The department quickly came to the conclusion this was not a task they should handle alone. They formed the Wellness Task Force to connect all of the wellness offerings across campus into a centralized process. The Wellness Task Force included representation from faculty, staff, the Counseling Center, Student Health Services, University Dining, Athletics and various other campus constituents.

“Nothing had really been done from a broad spectrum at NC State in terms of wellness,” explained Connell. “There was a lot of grassroots initiatives that were happening in a siloed manner, but this was the first time we were going to look at it from a collaborative lens. With the Wellness Task Force, we developed a wellness strategy for NC State that is built upon the idea of building a thriving Wolfpack.”

As a result, University Recreation has launched numerous projects to enhance the wellness offerings to the campus community. To start, they conducted an audit of all the wellness services, programs and facilities on campus, making recommendations for collaboration to reduce redundancies and streamline resources for increased efficiency.

NC State

Connell explained they are also in the process of launching a campus-wide wellness website that will provide the entire community with a clearinghouse for all wellness information on campus. “It is a one-stop-shop for wellness needs,” said Connell. “Students, faculty and staff currently have to hunt for information, but now it will all be in one area that connects everything together.”

University Recreation is also piloting an Active Study Space within the facility, featuring treadmill desks, bike desks and active sitting balls. “We are really trying to connect to the concept of exercise and cognition and how being physically active allows for students to be able to focus more and retain information better,” said Connell. “We are looking to see how we can create these spaces all around campus — in our libraries, in our student center. We are excited about the feedback and again, it allows collegiate recreation to connect more deeply to the bigger picture of student success.”

The Best is Yet to Come

As Hawkes explained, his time at NC State has been marked by transformation, but the biggest changes are about to commence. University Recreation is set to embark on a $45 million addition and renovation project that is expected to open in the Fall of 2020. “The project will do several things,” said Hawkes. “It will alleviate some of our code deficiencies within our entire complex. We are going to knock down a building that is out of date and construct a new building that is about 85,000 square feet, that will be our new front door. It will add more fitness and wellness spaces and most importantly, it is going to connect to our existing buildings and really be able to showcase all of the amazing spaces that we have.”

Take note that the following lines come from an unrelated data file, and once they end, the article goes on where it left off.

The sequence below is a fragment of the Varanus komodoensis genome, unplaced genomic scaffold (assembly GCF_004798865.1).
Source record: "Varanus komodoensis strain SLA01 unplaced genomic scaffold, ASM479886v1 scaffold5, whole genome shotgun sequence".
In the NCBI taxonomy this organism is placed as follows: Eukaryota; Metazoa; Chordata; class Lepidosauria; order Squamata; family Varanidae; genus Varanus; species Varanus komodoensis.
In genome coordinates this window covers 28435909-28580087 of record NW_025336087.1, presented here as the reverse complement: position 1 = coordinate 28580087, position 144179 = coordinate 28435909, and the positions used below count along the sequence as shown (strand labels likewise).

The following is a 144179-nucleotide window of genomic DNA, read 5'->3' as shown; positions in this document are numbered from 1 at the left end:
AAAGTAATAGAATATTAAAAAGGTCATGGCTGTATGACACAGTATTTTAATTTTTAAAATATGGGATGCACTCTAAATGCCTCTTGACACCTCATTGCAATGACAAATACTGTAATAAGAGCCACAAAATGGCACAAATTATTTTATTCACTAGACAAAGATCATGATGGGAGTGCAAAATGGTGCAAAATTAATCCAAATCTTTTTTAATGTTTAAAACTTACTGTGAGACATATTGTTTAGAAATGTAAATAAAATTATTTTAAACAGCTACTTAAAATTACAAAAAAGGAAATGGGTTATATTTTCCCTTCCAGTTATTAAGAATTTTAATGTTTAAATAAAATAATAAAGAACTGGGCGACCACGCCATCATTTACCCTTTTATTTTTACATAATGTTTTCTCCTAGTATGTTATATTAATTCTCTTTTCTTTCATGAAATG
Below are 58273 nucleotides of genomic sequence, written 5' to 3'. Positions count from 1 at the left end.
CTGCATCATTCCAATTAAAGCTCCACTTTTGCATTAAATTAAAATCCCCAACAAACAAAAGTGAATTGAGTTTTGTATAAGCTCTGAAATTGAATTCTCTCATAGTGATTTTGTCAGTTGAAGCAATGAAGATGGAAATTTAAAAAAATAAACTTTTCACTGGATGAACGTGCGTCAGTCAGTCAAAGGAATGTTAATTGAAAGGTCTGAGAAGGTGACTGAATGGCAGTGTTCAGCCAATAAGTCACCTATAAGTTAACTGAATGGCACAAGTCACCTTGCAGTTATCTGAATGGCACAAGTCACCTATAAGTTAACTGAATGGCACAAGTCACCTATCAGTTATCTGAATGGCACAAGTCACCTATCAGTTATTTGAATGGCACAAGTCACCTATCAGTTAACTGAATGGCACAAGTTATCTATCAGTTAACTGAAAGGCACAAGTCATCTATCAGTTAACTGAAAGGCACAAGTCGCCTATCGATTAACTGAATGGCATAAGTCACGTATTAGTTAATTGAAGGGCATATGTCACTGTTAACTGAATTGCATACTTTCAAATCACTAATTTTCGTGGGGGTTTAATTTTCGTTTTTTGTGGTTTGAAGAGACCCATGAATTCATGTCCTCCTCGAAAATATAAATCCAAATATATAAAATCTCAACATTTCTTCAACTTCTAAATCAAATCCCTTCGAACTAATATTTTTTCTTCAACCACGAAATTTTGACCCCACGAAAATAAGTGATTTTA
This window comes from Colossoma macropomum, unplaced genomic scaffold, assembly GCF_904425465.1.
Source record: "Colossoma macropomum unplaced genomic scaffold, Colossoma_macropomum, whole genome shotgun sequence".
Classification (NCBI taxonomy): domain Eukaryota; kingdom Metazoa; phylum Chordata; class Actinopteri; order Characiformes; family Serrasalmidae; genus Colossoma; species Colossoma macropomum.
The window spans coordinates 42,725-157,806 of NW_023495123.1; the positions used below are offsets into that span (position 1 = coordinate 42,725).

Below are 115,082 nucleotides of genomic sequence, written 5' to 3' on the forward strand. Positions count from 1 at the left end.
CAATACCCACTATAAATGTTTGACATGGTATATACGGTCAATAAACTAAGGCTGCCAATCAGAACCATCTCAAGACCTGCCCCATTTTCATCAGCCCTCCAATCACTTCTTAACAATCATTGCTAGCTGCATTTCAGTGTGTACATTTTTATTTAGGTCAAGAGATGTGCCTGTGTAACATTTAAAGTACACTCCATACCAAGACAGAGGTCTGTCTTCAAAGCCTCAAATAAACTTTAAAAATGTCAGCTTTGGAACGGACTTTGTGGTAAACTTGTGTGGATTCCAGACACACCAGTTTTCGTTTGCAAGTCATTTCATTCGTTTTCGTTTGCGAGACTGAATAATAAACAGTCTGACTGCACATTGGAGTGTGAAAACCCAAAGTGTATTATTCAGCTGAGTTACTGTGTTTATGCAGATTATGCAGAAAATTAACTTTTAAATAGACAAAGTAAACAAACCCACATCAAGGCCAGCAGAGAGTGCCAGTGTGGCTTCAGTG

Hawkes is confident that with the new addition, the University Recreation facilities will continue to serve as the hub of health and wellness for the entire campus community. “We recognize that we can’t do wellness by ourselves and that is not our intent,” explained Hawkes. “The Wellness Task Force is really working to connect all of the health and wellness offerings across campus into a centralized process so we can communicate and share all of the opportunities we have in one location. This building will be a major presence that will hopefully support our community.”

Looking toward the future, Hawkes hopes with the new facility and various innovative programs, the NC State community will see University Recreation as the beacon of wellness needs on campus. “When I retire from NC State in 20 years, or however long it is going to be, I expect to hear from our community that we have amazing academic programs, athletic programs, a great out-of-the-classroom experience, but I also want people to say they know NC State cares about their wellbeing. I think this facility and our efforts are going to continue to support that thinking.”

Emily Harbourne was a previous editor for Campus Rec Magazine.